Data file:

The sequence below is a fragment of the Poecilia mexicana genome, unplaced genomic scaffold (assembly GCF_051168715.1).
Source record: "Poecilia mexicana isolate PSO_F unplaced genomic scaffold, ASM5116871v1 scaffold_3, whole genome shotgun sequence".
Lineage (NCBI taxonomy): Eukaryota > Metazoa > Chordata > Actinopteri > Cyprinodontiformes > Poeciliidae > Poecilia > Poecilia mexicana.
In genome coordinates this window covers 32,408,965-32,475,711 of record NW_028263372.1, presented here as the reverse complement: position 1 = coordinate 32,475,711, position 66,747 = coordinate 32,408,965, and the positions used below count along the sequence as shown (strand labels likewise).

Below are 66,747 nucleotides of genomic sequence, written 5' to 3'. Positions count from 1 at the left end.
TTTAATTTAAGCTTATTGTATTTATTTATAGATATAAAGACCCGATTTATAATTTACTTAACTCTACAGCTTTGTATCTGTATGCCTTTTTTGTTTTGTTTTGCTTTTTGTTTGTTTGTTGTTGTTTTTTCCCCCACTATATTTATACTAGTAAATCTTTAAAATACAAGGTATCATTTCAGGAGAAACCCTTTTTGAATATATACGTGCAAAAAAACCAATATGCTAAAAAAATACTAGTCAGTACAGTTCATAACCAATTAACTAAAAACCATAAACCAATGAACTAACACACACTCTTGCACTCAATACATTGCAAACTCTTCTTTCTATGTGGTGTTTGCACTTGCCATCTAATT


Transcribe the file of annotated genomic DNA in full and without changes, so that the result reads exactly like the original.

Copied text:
The sequence below is a fragment of the Poecilia mexicana genome, unplaced genomic scaffold (assembly GCF_051168715.1).
Source record: "Poecilia mexicana isolate PSO_F unplaced genomic scaffold, ASM5116871v1 scaffold_3, whole genome shotgun sequence".
Lineage (NCBI taxonomy): Eukaryota > Metazoa > Chordata > Actinopteri > Cyprinodontiformes > Poeciliidae > Poecilia > Poecilia mexicana.
In genome coordinates this window covers 32,408,965-32,475,711 of record NW_028263372.1, presented here as the reverse complement: position 1 = coordinate 32,475,711, position 66,747 = coordinate 32,408,965, and the positions used below count along the sequence as shown (strand labels likewise).

Below are 66,747 nucleotides of genomic sequence, written 5' to 3'. Positions count from 1 at the left end.
TTTAATTTAAGCTTATTGTATTTATTTATAGATATAAAGACCCGATTTATAATTTACTTAACTCTACAGCTTTGTATCTGTATGCCTTTTTTGTTTTGTTTTGCTTTTTGTTTGTTTGTTGTTGTTTTTTCCCCCACTATATTTATACTAGTAAATCTTTAAAATACAAGGTATCATTTCAGGAGAAACCCTTTTTGAATATATACGTGCAAAAAAACCAATATGCTAAAAAAATACTAGTCAGTACAGTTCATAACCAATTAACTAAAAACCATAAACCAATGAACTAACACACACTCTTGCACTCAATACATTGCAAACTCTTCTTTCTATGTGGTGTTTGCACTTGCCATCTAATT